For a country of only 1.8 million people, The Gambia has a serious migration problem, and the death of the country’s women’s national team goalkeeper is bringing it back into the spotlight. Fatim Jawara, 19, was on board a boat that sunk in the Mediterranean last month en route to Italy. News of her death was confirmed by Gambia’s Football Federation.
Jawara’s death comes only a year after she made her debut with the senior national team, as a promising teenager. Four years ago, she was part of Gambia’s team to the U-17 women’s World Cup in Azerbaijan. Lamin Kaba Bajo, president of GFF, describes Jawara as “a talent” saying the federation is “very sad” about her death.
Chorro Mbega, coach of the Red Scorpions, the local club Jawara played for, told the BBC that players at the club were not paid salaries. Like most other migrants, Jawara was likely enticed by the prospect of a better life in Europe. Women football players in England, for example can earn up to £35,000 per year—a far cry from playing for free on an empty stomach in Banjul. It’s understandable why young Gambian soccer players might feel they might beat the difficult odds, cross into Europe and snag a big-time soccer contract. And some have. Ousman Manneh arrived in Germany as an unaccompanied 17 year old refugee from Gambia in 2014 and has gone on become a soccer star playing in Germany’s top soccer division.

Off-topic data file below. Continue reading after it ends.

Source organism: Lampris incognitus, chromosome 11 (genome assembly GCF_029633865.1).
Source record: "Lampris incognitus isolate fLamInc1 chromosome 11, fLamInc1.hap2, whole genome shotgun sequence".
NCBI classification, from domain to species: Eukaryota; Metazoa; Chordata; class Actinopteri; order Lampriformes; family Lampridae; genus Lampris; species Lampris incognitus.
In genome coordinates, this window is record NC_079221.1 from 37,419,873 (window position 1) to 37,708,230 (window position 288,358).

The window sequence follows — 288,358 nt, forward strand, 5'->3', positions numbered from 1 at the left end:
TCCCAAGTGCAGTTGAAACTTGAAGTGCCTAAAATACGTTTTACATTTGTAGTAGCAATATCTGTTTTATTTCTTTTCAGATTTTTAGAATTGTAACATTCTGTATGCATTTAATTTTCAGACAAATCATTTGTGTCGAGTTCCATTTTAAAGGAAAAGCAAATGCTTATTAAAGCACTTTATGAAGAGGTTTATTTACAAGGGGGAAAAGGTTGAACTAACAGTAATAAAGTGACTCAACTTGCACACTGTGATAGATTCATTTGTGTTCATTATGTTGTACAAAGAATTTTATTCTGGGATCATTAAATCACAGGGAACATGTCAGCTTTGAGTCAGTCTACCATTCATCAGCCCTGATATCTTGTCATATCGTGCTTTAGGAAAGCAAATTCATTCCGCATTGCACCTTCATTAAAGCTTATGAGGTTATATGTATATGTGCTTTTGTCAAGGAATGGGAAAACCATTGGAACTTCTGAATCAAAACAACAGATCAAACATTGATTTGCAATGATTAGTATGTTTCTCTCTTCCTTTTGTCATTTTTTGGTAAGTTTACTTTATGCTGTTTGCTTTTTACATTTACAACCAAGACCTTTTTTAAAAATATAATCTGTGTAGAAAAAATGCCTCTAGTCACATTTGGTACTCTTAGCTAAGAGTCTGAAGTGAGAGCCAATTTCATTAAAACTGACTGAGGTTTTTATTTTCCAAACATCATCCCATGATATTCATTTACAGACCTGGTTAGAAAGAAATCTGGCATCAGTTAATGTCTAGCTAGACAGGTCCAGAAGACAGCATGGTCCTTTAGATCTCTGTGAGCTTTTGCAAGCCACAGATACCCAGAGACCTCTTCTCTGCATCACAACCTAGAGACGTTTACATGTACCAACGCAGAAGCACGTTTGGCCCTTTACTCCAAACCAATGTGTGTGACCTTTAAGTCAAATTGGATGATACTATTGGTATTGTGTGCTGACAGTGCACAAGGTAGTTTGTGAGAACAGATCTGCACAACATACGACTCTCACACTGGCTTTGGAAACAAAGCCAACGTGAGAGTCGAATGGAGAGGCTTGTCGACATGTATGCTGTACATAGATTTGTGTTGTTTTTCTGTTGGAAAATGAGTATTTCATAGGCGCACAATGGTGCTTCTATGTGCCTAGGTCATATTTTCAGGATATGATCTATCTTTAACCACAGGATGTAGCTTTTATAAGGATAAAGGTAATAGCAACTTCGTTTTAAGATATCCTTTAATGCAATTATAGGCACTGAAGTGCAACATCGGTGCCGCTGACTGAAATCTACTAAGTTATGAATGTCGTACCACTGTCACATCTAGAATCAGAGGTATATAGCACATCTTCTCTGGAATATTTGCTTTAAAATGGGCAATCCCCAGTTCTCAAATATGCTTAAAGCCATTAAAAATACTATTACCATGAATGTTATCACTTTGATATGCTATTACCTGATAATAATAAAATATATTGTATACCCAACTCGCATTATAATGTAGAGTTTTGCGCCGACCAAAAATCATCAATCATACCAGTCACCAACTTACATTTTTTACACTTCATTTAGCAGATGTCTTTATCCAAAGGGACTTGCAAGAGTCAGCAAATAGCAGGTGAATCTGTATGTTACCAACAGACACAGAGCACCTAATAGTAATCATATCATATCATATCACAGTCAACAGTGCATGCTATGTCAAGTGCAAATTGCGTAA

The UN’s refugee agency says 2016 has been the deadliest year on record for migrants crossing the Mediterranean, with at least 3,800 confirmed dead at the end of last month. Despite efforts to tackle the problem, the Mediterranean migrant crisis is not abating: Since 2014, every year has proven to be deadlier than the last.